Q: Will the decertification of the Joint Comprehensive Plan of Action (JCPOA) Iran nuclear agreement by US President Donald Trump pave the way to fixing it?
Respondents: Michael Rubin, Emily B. Landau, Barbara Slavin, Behnam Ben Taleblu, Paulina Izewicz, Raphael Ofek
Michael Rubin, Resident Scholar, American Enterprise Institute (AEI), Washington DC
The Joint Comprehensive Plan of Action (JCPOA) was a flawed agreement. It shredded non-proliferation precedent: the International Atomic Energy Agency (IAEA) held South Africa to a far greater standard in 1991 when it came in from the cold and, in 2003, the international community required the physical dismantling of Libya’s covert program. In contrast, Iran maintains an industrial-scale enrichment infrastructure upon which controls will sunset.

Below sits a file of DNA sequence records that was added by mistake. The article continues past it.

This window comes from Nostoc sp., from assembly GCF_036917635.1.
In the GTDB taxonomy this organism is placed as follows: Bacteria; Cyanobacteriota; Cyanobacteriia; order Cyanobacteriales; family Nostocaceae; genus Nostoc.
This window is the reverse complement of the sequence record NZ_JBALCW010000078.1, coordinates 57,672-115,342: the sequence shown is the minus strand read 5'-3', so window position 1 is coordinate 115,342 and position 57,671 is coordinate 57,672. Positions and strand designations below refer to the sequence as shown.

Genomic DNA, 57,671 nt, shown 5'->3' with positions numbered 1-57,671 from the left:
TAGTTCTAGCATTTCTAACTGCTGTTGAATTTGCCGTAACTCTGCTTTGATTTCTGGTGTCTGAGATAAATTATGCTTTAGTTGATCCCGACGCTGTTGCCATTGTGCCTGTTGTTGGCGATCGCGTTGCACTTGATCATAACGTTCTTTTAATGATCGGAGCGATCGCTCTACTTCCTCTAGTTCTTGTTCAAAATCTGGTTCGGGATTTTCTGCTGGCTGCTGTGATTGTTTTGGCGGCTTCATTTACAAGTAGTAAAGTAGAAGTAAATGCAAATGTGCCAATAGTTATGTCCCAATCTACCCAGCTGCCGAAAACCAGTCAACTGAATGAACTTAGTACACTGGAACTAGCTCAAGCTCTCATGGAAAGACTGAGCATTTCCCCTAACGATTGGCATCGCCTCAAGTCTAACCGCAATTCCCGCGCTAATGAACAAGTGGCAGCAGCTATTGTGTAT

Beyond the sunset clauses, limits on inspection, ambiguity with regard to nuclear-capable ballistic missiles, and a structure that rewarded Iran upfront instead of calibrating sanctions relief to compliance, the JCPOA ignores the possibility that Iranian engineers might work on military aspects of a nuclear program abroad in North Korea.